What To Expect From A Hearing Test
A hearing test may not be something you consider getting until you feel like you already have a problem, but getting a baseline and regular tests can help catch problems before they become serious. A test will typically take less than an hour and can help you discern whether anything has changed since your last test or what hearing help you may require.
A baseline test is a test that all future tests will reference. It provides a starting point on your record that your doctor can look at when you come in for future tests to see if anything has changed. This is typically a standard hearing test, and any hearing tests you take in the future will probably be like your baseline test unless your doctor feels the need to do something more specific in accordance with your needs.
What a Hearing Test Involves
A hearing test starts with answering some basic questions, then proceeds on to a variety of short physical tests. You may experience some or even all of the types of tests listed below:
- Health History: Your doctor will ask you about any hearing problems you have have noticed, your family's history of hearing problems, what symptoms or pain you may be experiencing, etc.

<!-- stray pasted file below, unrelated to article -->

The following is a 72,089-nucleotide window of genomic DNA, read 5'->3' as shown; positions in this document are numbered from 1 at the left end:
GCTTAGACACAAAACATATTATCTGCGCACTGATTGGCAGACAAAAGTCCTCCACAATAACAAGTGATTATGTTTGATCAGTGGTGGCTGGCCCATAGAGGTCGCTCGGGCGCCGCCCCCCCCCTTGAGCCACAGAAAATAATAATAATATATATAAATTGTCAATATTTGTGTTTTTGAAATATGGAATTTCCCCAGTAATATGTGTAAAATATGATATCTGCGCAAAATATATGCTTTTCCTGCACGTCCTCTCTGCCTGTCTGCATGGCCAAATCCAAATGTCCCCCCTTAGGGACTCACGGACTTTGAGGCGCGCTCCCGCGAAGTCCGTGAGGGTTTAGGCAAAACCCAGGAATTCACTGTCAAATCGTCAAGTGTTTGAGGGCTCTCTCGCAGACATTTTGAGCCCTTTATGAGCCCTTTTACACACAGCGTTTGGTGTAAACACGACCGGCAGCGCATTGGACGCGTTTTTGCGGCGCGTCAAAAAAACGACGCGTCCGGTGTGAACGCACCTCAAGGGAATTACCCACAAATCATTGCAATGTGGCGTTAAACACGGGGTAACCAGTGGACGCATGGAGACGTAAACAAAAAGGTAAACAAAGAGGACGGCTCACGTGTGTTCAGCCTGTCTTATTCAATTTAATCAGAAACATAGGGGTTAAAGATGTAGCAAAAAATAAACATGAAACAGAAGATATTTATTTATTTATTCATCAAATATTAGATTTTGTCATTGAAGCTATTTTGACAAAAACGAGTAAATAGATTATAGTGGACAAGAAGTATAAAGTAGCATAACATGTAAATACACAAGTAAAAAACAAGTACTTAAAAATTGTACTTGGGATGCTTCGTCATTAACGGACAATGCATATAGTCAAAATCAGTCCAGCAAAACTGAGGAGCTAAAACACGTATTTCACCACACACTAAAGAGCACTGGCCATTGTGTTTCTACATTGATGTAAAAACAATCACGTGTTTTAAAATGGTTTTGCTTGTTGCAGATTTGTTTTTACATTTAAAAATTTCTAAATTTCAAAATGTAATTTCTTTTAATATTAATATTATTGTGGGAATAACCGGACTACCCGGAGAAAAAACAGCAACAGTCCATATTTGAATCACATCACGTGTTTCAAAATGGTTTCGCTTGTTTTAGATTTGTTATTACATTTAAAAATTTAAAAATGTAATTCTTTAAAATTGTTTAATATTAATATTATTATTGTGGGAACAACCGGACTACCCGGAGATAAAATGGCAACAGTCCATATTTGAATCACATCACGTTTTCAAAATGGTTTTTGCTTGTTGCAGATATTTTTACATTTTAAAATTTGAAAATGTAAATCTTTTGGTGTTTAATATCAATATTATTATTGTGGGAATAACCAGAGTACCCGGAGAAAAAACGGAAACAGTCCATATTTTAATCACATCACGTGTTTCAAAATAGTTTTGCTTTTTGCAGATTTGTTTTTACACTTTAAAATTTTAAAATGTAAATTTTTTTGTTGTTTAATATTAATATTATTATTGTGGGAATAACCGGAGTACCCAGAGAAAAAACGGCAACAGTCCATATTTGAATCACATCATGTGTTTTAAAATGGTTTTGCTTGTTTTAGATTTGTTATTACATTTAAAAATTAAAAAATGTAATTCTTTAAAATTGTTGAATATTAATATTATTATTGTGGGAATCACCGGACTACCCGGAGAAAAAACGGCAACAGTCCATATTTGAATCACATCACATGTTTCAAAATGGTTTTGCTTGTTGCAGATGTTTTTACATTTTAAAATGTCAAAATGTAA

- Visual Examination: Your doctor uses an otoscope to examine your ear canal and ear drum to look for wax blockage, perforations or signs of infection.
- Air Conduction Test: You will sit in a booth or quiet room while wearing headphones. Your doctor will play tones at different frequencies, and each tone will be played softer and softer until you can no longer hear it. You will be asked to press a button whenever you can hear the tone being played.
- Bone Conduction Test: Similar to the air conduction test, but differs in that you will use a device that fits behind your ear. This tests your inner ear's hearing capabilities.
- Speech Testing: You will listen to different words, typically two-syllable words, at progressively softer volumes. This will help determine how you can detect speech.
Signs and Causes of Hearing Loss
Some symptoms of hearing loss include hearing muffled speech, having difficulty understanding words, frequently asking others to speak louder or slowly and having difficulty understanding others in social situations. These problems don't just come with old age or hearing disorders; hearing loss can be caused by exposure to noise, a buildup of wax, ear infections and ruptured eardrums.
When You Should Get Tested
Like other tests, it's beneficial to get a hearing test about once a year. This helps keep track of your hearing compared to past years and catch any potential hearing problems early. With a little reading, you can go to websites to find more information on protecting and monitoring your hearing.